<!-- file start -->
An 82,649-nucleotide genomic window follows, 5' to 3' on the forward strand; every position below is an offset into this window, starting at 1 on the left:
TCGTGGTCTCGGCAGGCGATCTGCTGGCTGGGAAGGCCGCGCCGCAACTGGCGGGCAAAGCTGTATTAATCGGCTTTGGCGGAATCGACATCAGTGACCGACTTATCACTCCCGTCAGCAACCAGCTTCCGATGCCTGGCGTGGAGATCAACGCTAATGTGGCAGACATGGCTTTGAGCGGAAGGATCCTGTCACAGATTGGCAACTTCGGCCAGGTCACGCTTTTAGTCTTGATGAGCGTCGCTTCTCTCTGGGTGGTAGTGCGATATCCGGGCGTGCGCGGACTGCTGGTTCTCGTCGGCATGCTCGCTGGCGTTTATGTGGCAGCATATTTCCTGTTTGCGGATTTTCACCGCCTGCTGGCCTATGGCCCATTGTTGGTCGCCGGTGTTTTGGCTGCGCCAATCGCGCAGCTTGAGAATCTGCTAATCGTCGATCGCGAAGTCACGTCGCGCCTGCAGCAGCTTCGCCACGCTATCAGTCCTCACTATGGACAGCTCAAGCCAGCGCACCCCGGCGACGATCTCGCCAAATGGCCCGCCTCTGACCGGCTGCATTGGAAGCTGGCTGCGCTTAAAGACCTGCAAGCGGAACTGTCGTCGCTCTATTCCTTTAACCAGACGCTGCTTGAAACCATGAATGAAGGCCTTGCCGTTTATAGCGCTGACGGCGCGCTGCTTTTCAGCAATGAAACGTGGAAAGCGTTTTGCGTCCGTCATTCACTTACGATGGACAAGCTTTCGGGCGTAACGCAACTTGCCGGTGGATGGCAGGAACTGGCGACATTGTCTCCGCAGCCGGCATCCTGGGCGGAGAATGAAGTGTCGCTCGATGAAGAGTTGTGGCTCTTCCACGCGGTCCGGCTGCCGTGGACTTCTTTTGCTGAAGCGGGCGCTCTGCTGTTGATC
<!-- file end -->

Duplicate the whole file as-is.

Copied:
An 82,649-nucleotide genomic window follows, 5' to 3' on the forward strand; every position below is an offset into this window, starting at 1 on the left:
TCGTGGTCTCGGCAGGCGATCTGCTGGCTGGGAAGGCCGCGCCGCAACTGGCGGGCAAAGCTGTATTAATCGGCTTTGGCGGAATCGACATCAGTGACCGACTTATCACTCCCGTCAGCAACCAGCTTCCGATGCCTGGCGTGGAGATCAACGCTAATGTGGCAGACATGGCTTTGAGCGGAAGGATCCTGTCACAGATTGGCAACTTCGGCCAGGTCACGCTTTTAGTCTTGATGAGCGTCGCTTCTCTCTGGGTGGTAGTGCGATATCCGGGCGTGCGCGGACTGCTGGTTCTCGTCGGCATGCTCGCTGGCGTTTATGTGGCAGCATATTTCCTGTTTGCGGATTTTCACCGCCTGCTGGCCTATGGCCCATTGTTGGTCGCCGGTGTTTTGGCTGCGCCAATCGCGCAGCTTGAGAATCTGCTAATCGTCGATCGCGAAGTCACGTCGCGCCTGCAGCAGCTTCGCCACGCTATCAGTCCTCACTATGGACAGCTCAAGCCAGCGCACCCCGGCGACGATCTCGCCAAATGGCCCGCCTCTGACCGGCTGCATTGGAAGCTGGCTGCGCTTAAAGACCTGCAAGCGGAACTGTCGTCGCTCTATTCCTTTAACCAGACGCTGCTTGAAACCATGAATGAAGGCCTTGCCGTTTATAGCGCTGACGGCGCGCTGCTTTTCAGCAATGAAACGTGGAAAGCGTTTTGCGTCCGTCATTCACTTACGATGGACAAGCTTTCGGGCGTAACGCAACTTGCCGGTGGATGGCAGGAACTGGCGACATTGTCTCCGCAGCCGGCATCCTGGGCGGAGAATGAAGTGTCGCTCGATGAAGAGTTGTGGCTCTTCCACGCGGTCCGGCTGCCGTGGACTTCTTTTGCTGAAGCGGGCGCTCTGCTGTTGATC